Digital Entrepreneurs view the world through one or two 19 flat screen monitors. They conduct all normal processes, from internal management and customer relations to public relations through this screen with the same passion that a traditional entrepreneur does with a business like opening a restaurant. The digital entrepreneur understands the digital revolution, views e-everything as more than a billion dollar a year industry. What does it take to be one of these revolutionaries? First of all, a tremendous understanding of the past and current Information Technology. With the Internet and computers getting into their teens there is a history behind computing and a digital life. Their history books will be 30 years old and understand modern proven techniques in management and workflow. There also needs to be a innovative passion for opening new doors and opportunities. There is no concrete mold for an entrepreneur but there is a set of personality traits that is commonly seen. They fit type A personalities. Type As are typically driven, hard-working, self-confident, busy and impatient. In the digital world these type As can be seen writing tech-articles, speaking at conferences, and continuously devoting time analyzing the digital world. On top of devotion to the technology industry you must be dedicated to starting your company from ground zero. This requires being totally dedicated to their businesses, sometimes at considerable cost to their relationship with their friends and family. Over 22.5% of the CEOs of the Inc. 500 got divorced while growing businesses. This goes to say that they lack sensitivity towards others while growing a business. Many times entrepreneurs are impatient and ruthlessly drive themselves and everyone around them. They don’t have the tolerance or empathy necessary for team building unless it’s their team, and this sometimes affects personal relationships around them. These entrepreneurs know what they are deeply passionate about, what they can be the best at, and knows how to drive their engine. The digital entrepreneur manages this offline and online.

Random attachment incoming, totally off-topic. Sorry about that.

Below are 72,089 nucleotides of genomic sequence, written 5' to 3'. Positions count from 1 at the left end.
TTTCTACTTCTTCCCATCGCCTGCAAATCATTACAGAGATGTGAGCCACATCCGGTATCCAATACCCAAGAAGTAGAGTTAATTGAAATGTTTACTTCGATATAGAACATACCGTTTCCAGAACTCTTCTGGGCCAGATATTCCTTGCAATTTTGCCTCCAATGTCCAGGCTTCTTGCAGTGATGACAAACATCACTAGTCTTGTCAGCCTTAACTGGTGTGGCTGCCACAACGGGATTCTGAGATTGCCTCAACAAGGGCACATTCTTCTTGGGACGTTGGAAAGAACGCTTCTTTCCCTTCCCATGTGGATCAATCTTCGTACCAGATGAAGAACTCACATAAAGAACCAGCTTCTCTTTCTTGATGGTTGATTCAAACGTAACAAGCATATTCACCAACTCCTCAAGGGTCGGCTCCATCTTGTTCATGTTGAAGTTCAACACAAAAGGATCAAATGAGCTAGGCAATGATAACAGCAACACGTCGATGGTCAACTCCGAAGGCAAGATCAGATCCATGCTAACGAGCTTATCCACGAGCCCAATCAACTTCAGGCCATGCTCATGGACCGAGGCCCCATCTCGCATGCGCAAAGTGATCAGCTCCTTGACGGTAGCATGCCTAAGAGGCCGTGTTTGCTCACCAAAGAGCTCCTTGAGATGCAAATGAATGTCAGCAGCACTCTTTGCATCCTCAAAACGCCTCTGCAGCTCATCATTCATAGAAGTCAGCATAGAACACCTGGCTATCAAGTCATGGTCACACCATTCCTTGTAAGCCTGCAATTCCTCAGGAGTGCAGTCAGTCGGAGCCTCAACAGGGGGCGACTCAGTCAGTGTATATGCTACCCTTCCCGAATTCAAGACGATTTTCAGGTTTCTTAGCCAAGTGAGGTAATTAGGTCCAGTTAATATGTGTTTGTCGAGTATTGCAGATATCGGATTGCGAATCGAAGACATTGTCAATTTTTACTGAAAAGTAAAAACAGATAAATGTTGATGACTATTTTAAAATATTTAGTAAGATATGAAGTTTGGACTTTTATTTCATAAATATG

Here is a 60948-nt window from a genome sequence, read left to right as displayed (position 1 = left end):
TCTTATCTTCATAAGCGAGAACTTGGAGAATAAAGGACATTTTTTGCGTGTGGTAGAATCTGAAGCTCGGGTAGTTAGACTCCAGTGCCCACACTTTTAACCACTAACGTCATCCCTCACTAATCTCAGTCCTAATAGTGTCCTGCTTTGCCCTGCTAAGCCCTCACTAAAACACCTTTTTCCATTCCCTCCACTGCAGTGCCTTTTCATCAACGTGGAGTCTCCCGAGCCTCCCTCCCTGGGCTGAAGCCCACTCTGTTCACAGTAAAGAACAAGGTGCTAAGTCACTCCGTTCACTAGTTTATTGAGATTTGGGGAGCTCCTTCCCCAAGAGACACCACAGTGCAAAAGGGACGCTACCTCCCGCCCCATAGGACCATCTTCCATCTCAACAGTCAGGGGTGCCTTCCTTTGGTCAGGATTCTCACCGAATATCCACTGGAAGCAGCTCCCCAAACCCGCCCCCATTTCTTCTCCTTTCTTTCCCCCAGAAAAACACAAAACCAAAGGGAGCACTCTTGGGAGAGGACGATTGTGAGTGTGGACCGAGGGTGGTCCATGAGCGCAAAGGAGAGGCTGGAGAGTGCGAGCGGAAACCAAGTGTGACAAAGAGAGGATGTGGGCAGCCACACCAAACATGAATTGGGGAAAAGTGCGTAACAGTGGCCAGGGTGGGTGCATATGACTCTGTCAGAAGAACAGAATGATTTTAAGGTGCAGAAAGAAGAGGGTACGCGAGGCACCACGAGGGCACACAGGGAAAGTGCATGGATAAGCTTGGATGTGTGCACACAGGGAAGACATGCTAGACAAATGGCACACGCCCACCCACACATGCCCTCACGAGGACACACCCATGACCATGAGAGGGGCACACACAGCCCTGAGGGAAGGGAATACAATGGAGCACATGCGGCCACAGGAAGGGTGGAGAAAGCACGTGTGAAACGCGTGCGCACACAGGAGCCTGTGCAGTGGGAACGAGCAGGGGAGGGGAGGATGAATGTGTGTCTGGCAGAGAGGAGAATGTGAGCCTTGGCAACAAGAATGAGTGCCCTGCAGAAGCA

Digital Consumption